2019-047 – Engineering Stimulus-Responsive Effectors for Cell-Specific Control of Gene Expression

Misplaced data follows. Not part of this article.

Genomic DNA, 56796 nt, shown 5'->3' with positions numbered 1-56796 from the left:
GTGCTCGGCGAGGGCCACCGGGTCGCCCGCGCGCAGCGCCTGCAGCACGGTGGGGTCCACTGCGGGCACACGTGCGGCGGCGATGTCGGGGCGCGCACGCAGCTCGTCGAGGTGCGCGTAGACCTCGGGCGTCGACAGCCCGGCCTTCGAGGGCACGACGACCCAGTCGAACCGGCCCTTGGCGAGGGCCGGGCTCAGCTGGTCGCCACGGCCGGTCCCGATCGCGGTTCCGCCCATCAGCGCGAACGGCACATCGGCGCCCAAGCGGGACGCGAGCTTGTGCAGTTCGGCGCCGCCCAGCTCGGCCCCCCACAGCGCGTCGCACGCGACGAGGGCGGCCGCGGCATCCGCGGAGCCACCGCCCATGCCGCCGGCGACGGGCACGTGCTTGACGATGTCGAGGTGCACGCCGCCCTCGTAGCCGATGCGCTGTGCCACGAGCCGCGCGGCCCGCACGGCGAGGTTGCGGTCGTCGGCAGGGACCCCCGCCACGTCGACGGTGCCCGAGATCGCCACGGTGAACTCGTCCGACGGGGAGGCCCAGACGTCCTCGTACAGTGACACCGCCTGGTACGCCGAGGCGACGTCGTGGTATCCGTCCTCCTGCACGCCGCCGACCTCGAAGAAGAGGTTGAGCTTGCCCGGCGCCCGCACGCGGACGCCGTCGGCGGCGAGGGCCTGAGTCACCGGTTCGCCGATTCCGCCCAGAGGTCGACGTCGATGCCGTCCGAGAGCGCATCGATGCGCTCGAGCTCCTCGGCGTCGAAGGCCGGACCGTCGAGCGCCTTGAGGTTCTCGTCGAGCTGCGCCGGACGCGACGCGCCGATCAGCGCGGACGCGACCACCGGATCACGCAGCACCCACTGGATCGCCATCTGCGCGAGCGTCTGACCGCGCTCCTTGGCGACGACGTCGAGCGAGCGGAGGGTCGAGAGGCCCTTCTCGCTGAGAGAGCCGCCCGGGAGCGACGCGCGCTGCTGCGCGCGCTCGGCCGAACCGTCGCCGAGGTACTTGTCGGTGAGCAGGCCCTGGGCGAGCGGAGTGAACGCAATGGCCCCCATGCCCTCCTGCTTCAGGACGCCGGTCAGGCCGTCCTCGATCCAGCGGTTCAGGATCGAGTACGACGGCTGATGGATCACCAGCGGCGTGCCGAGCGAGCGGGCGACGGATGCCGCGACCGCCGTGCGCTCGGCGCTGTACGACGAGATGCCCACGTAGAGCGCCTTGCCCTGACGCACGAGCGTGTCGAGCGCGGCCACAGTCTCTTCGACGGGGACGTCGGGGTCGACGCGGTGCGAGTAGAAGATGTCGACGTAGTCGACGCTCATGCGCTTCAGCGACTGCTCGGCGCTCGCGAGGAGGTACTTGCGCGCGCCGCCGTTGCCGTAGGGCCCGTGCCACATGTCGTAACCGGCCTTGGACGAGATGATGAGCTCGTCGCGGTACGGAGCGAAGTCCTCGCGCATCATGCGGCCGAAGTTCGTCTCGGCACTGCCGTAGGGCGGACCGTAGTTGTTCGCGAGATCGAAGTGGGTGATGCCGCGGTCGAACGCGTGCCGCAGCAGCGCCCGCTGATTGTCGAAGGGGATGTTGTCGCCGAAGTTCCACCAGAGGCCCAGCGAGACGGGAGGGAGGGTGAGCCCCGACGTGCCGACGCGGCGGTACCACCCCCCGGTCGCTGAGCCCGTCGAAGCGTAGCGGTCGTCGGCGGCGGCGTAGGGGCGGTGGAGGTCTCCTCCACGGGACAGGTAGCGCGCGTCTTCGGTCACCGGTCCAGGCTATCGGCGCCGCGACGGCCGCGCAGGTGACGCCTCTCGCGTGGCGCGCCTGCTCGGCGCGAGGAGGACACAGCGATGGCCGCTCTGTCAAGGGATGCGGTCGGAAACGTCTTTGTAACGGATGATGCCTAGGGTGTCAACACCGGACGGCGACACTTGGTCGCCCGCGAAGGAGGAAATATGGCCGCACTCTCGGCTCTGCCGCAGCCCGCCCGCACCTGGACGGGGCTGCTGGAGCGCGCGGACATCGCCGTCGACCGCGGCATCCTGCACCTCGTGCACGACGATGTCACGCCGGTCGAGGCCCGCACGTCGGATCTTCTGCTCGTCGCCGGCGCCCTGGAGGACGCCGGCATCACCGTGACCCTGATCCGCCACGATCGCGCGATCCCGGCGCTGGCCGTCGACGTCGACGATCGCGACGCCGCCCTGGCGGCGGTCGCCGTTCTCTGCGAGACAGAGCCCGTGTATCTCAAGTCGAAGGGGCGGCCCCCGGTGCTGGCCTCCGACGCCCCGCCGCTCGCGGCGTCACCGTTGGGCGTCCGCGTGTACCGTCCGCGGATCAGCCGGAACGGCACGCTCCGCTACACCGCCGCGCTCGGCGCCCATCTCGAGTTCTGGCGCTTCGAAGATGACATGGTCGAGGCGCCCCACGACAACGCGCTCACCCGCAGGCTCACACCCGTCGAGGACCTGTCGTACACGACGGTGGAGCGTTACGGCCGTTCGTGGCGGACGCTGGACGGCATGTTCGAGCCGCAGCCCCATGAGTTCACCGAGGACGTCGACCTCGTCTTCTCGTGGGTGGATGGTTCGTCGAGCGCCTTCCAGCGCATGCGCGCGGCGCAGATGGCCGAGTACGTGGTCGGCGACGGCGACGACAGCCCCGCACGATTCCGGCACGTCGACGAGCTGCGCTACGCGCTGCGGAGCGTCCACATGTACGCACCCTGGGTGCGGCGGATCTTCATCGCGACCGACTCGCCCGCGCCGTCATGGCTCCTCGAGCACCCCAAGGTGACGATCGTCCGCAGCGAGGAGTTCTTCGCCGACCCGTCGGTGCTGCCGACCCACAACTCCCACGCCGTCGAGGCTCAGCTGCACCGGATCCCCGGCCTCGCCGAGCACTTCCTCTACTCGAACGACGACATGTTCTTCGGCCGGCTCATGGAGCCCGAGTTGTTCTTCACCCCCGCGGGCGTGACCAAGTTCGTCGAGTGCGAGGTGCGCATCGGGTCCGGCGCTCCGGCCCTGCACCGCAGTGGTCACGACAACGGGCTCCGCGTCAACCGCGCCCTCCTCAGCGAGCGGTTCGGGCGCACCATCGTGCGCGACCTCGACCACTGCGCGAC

Background Currently, a significant research goal is to eliminate tumor cells while diminishing unwanted effects on non-tumor cells. Stimulus-responsive therapeutic systems (SRTS) capable of detecting cellular biomarkers are being developed to achieve this goal. After detection, the cells can be autonomously classified activating the payload, if tumor cells are detected. The payload can alter the genome of the cell or create an alternative output, resulting in an upregulation of tumor suppressors leading to induced apoptosis (cell death). Therefore, the enhancement of SRTS for specific biochemical environments is key in controlling drug delivery to tumor cells. CRISPR bacterial immune systems have been repurposed for genome editing in human cells as well as for therapies such as cancer treatment. CRISPR components can be engineered to both detect and activate gene expression in specific cells types. This could be used to deliver therapeutic payloads to cells with tumor-specific RNA biomarkers, reducing toxic effects on non-tumor cells. Thus, stimulus-responsive “smart drugs” utilizing the CRISPR-Cas9 system could specifically target tumor cells with therapeutic payloads to improve cancer therapy. Technology Description Researchers at the University of New Mexico have developed a stimulus-responsive therapeutic system (SRTS) based on CRISPR systems. A flexible and modular platform for diagnostic and therapeutic systems has been developed to autonomously decide whether to execute their programmed therapeutic function in response to local biochemical conditions. This dramatically reduces toxic effects on non-tumor cells, which is a major limitation to current clinical treatments. This technology will validate a new technological platform for engineering context-sensitive therapeutic systems, with a particular application in cancer therapy. This invention represents a new technology for stimulus-responsive CRISPR therapeutics that only activate in certain cell types. This will improve treatment options and outcomes for cancer patients, thereby reducing morbidity and mortality. Gregg Banninger GBanninger@innovations.unm.edu 505-272-7908

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